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We Need to Talk

 

By B.A. Nilsson

The Philadelphia Orchestra

Saratoga Performing Arts Center, Aug. 3

H ad you no knowledge of the story behind Rimsky-Korsakoff’s Scheherazade, the music would remain compelling. Or so I hope. Good music doesn’t require a program to be effective, but it benefits from a social context.

Part of that is the concertgoing experience itself. We attend concerts, rather than exclusively listen to recordings, because we share the excitement of music being performed on the spot with an audience of like-minded others. When it comes to a concert program like the one played in Saratoga last Friday by the Philadelphia Orchestra, that’s about it.

It doesn’t feature in radio or television events, beyond ads or PSAs. What newspaper coverage it merits isn’t part of a conversation. I’m pleased that you’re interested enough in my opinion of the concert to read these three paragraphs, but I don’t expect to hear from you.

Classical music wasn’t always this rarefied. Bugs Bunny sang opera; the Lone Ranger rode to William Tell. The slow-movement theme from Brahms’ Double Concerto was used on Ford Television Theater and The Secret Storm.

And yet that slow movement, so lyrically sung by the violin-and-cello-playing brothers Renaud and Gautier Capuçon, was one of the high points of a concert so expertly rendered that the baseline itself was already stratospheric.

It’s not just that it’s a world-class orchestra led by Charles Dutoit, a conductor they enjoy. It’s also the setting, as much for them as it is for us, and the soloists, and the chance to breathe new life into familiar repertory.

All it needs is an audience. So many of those brand-new seats yawned empty around us that it felt as if we’d wandered into a rehearsal. And that’s where the social context comes in.

At this point in time, pop culture isn’t going to court classical music. Its last hurrah was a De Beers commercial and some Stanley Kubrick films. People don’t gather around the water cooler to discuss the latest Simon Rattle recording. Preconcert talks are certainly welcome, and I enjoyed orchestra cellist Richard Harlow’s introductory remarks, but what about a post-concert get-together where we can compare our experiences?

Part of the problem is classical music’s education requirement. Like the world of wine, it rewards you as you learn more about it. We could discuss Prokofiev’s “Classical” symphony, but you really ought to know about classical symphonic ingredients, like the sonata-allegro form, to appreciate the composer’s impishness (nicely articulated by Dutoit in the concert’s opener as he kept the piece moving at a just-right pace).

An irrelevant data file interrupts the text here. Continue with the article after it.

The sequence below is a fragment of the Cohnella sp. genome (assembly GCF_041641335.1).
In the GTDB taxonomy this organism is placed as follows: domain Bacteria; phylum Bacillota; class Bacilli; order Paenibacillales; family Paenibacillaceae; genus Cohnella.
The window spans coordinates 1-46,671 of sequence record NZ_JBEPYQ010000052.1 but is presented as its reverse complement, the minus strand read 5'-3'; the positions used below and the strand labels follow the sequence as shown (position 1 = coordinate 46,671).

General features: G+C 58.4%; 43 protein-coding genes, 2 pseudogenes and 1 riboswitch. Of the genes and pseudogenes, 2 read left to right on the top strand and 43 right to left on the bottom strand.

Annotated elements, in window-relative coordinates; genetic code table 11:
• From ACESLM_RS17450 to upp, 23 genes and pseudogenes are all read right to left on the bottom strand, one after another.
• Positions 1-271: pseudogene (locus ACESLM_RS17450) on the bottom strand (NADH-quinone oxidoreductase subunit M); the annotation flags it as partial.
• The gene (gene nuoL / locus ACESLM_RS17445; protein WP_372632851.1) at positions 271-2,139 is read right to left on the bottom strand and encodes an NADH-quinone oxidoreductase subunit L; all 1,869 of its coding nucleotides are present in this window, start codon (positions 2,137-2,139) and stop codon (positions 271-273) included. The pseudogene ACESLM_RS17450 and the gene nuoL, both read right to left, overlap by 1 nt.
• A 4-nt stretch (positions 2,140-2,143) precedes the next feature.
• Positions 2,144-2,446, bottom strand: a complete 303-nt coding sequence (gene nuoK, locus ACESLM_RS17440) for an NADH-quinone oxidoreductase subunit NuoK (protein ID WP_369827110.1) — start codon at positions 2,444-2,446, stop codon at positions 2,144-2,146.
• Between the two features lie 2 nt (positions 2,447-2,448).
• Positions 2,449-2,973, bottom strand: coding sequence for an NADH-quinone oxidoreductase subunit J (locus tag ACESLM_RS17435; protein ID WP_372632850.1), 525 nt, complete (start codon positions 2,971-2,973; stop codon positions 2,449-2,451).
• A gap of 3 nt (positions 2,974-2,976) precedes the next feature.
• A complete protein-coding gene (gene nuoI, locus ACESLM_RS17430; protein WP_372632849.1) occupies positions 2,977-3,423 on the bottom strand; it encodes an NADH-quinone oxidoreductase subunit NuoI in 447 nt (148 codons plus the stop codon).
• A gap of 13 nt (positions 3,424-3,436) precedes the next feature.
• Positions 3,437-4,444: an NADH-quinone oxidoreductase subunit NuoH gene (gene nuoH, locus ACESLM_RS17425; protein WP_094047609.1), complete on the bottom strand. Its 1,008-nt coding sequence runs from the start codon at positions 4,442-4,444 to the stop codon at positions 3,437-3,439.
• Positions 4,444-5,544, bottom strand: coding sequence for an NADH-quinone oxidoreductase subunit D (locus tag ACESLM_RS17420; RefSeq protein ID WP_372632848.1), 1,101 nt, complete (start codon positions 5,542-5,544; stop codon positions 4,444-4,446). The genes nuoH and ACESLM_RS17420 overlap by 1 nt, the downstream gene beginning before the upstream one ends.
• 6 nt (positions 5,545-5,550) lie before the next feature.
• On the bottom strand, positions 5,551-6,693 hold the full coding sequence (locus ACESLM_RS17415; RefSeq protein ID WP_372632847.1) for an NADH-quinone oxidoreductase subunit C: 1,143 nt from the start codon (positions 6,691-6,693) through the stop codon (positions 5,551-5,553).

The most enthusiastic group in the house was seated in the amphitheater’s rear, audience right, a group of young people from the School of Orchestral Studies, a summer program run by the New York State School Music Association in association with the Philadelphia Orchestra and the Saratoga Performing Arts Center. It’s a great gig for high-school-aged musicians, and the intermission chatter I overheard was lively and insightful.

I’d love to see SPAC put more young people in those seats, but I think that responsibility now lies with us. We need to create the social context by letting others know how important this is to us, and to create those gatherings at which concerts are discussed and recordings are shared.

I was fortunate as a teen to be enough of a pariah to attract fellow outcasts, and our gatherings included music as diverse as Fritz Reiner’s landmark Scheherazade (against which I’d place this Dutoit-led performance), Zappa’s Live at the Fillmore and Benny Goodman’s Carnegie Hall concert.

The steely intensity of the Heifetz-Piatigorsky version of the Brahms double first endeared that work to me, and probably ruined it, too, as I find most performances of it overly greased with forced romanticism. The Capuçon brothers—who individually played the hell out of two Tchaikovsky works last season—are just as dynamic as a pair, and have a slew of chamber-music recordings to prove that.

Their Brahms started with lyrical freedom, then swung into a driving, majestic groove, against which the evenly-paced slow movement contrasted nicely. The finale is like a train, steadily driving its bouncy theme through a series of confrontations with the orchestra.

Scheherazade can be bombastic and even silly, but tackle it with total conviction and it packs a wallop. It offers a showcase for solo violin, which concertmaster David Kim performed with his usual admirable sweetness and dexterity.

And so it was the kind of a concert that brings the audience to its feet, and compels you to talk about with others. That’s my current search, and I hope you’ll join the discussion. 

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